Nine former Michigan officials, including ex-Gov. Rick Snyder, were charged Thursday in connection with the Flint water crisis in a case one prosecutor said was about "finally, finally, finally holding people accountable."
Snyder, 62, and eight others who worked under him face a host of charges stemming from a water supply switch in 2014 that exposed Flint residents to dangerous levels of lead and Legionnaires' disease.
"Let me start by saying the Flint water crisis is not some relic of the past," Michigan Solicitor General Fadwa Hammoud told reporters. "At this very moment the people of Flint continue to suffer from the categorical failure of public officials at all levels of government who trampled upon their trust and evaded accountability for far too long."
State Attorney General Dana Nessel appointed Hammoud and Wayne County Prosecutor Kym Worthy to investigate the case, throwing out earlier charges brought by her predecessor, Bill Schuette.
Nessel is a Democrat, and Schuette, a Republican like Snyder, ran unsuccessfully for governor in 2018.
"This case has nothing whatsoever to do with partisanship," Worthy said. "It has to do with human decency, the complete abandonment of the people of Flint and finally, finally, finally holding people accountable."
"Pure and simple," she added, "this case is about justice, truth, accountability, poisoned children, lost lives, shattered families that are still not whole and simply giving a damn about all of humanity."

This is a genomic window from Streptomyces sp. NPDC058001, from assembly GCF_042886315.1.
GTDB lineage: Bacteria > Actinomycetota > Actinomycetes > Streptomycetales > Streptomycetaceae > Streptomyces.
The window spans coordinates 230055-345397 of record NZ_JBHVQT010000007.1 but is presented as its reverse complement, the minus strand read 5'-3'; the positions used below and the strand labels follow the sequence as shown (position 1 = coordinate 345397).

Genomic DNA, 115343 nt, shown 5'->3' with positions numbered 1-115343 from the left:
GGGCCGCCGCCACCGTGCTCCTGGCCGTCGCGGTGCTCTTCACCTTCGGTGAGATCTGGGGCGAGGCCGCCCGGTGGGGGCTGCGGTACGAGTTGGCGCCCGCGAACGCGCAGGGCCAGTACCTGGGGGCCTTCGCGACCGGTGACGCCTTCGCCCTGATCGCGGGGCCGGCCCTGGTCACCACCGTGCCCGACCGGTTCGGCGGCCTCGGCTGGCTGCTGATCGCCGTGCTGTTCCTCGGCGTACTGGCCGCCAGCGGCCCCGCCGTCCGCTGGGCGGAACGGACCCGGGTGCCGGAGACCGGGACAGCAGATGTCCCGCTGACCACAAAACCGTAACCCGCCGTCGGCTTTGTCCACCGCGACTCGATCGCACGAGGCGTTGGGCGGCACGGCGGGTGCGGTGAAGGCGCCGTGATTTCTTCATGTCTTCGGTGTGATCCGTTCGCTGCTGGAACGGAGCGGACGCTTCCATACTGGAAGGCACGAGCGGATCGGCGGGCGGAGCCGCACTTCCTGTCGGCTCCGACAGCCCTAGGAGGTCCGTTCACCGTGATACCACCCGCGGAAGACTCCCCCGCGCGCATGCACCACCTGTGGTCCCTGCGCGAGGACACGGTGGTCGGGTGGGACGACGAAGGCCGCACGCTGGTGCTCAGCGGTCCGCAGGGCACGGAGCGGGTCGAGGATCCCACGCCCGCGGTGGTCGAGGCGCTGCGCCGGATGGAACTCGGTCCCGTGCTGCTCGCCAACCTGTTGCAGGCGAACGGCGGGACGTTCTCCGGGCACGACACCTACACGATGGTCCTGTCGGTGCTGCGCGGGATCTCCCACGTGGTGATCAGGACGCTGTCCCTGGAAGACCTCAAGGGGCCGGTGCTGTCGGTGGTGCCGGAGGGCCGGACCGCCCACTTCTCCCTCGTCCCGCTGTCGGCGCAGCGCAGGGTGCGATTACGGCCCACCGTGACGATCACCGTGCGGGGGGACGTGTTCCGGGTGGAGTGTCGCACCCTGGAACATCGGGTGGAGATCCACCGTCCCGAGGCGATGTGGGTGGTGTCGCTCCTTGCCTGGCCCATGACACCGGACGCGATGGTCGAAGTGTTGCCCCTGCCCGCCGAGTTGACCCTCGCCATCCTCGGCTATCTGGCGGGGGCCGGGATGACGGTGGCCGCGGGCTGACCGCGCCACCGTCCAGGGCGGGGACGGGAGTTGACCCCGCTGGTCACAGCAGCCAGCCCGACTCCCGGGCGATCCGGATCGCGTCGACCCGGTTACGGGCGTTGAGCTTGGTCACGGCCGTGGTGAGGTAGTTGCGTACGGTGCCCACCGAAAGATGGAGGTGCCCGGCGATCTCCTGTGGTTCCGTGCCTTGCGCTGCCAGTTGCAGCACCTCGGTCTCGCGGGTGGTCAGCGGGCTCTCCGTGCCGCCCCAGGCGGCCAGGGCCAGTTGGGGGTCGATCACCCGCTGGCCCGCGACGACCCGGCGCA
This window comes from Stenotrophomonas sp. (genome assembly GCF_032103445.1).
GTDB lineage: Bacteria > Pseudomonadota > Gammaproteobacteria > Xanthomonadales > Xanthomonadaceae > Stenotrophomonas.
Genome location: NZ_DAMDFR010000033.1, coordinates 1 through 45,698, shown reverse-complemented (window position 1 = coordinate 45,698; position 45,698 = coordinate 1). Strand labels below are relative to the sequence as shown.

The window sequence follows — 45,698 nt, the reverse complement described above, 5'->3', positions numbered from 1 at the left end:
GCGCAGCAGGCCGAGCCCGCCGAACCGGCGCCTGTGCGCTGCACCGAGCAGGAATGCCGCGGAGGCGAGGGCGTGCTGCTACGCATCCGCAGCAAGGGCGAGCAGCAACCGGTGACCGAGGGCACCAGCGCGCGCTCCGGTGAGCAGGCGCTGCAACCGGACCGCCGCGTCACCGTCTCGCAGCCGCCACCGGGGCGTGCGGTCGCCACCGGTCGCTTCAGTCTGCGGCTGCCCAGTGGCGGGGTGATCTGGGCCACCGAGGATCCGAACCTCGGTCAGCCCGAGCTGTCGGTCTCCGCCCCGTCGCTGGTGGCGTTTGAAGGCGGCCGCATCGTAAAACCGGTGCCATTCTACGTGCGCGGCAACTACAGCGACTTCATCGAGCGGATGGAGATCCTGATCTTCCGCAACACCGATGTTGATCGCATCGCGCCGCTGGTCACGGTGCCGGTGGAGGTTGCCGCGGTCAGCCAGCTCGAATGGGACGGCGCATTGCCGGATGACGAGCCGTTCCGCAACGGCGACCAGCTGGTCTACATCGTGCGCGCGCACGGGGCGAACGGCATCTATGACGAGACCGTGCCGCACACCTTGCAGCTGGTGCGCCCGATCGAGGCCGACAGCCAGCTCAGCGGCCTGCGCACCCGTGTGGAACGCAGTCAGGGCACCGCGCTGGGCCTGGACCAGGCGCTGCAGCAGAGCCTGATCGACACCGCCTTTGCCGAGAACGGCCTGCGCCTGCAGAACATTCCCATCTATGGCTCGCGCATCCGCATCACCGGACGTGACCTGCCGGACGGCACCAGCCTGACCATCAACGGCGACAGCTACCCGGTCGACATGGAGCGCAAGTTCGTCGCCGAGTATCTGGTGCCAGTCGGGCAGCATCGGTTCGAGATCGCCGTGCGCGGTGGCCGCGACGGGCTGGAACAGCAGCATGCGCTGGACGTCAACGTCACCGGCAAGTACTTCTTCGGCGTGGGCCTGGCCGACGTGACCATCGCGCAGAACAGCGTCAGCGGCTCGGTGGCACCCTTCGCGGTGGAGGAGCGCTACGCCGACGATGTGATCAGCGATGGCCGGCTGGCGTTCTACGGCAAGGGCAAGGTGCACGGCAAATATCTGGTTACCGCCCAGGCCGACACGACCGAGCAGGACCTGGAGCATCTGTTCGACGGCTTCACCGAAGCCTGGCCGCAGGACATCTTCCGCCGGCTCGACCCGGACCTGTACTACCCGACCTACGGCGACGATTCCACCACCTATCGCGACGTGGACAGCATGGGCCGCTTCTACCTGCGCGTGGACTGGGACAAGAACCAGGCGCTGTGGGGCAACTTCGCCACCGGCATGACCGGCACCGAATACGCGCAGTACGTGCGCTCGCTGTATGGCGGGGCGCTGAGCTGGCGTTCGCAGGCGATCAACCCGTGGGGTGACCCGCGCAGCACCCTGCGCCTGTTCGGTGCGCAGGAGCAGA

Odette set bond at $10,000 and ordered Snyder not to travel outside Michigan until at least his next court date, set for Tuesday.
The former two-term governor spoke to the judge from a booth inside the county jail, where he wore a mask and sat next to his defense lawyer, Brian Lennon.
Lennon called the case against Snyder "flimsy," and said that "this entire situation is puzzling.”
“It would be a travesty to waste additional taxpayer dollars pursuing these bogus misdemeanor charges," he said in a statement.
Michigan’s former health director Nick Lyon was charged with involuntary manslaughter in the deaths of nine people who got Legionnaires’ disease. He also pleaded not guilty on Thursday.
The Snyder administration in 2014 switched Flint from Detroit's water system to the Flint River in an effort to cut costs. That move proved disastrous, exposing Flint residents to lead contamination from the new supply's insufficiently treated river water.
"Our hearts go out to Flint citizens who have endured the fallout from that decision," said a statement from Lyon's attorneys, who said their client was "innocent" of all charges. "He did not make the decision to switch the water supply and had nothing to do with handling the water."
The other state officials charged were:
- Former Michigan Chief Medical Executive Dr. Eden Wells, also charged with nine counts of involuntary manslaughter, along with two counts of misconduct in office and one for willful neglect of duty.
- Richard Baird, who worked as a senior advisor to Gov. Snyder, charged with perjury, misconduct in office, obstruction of justice and extortion.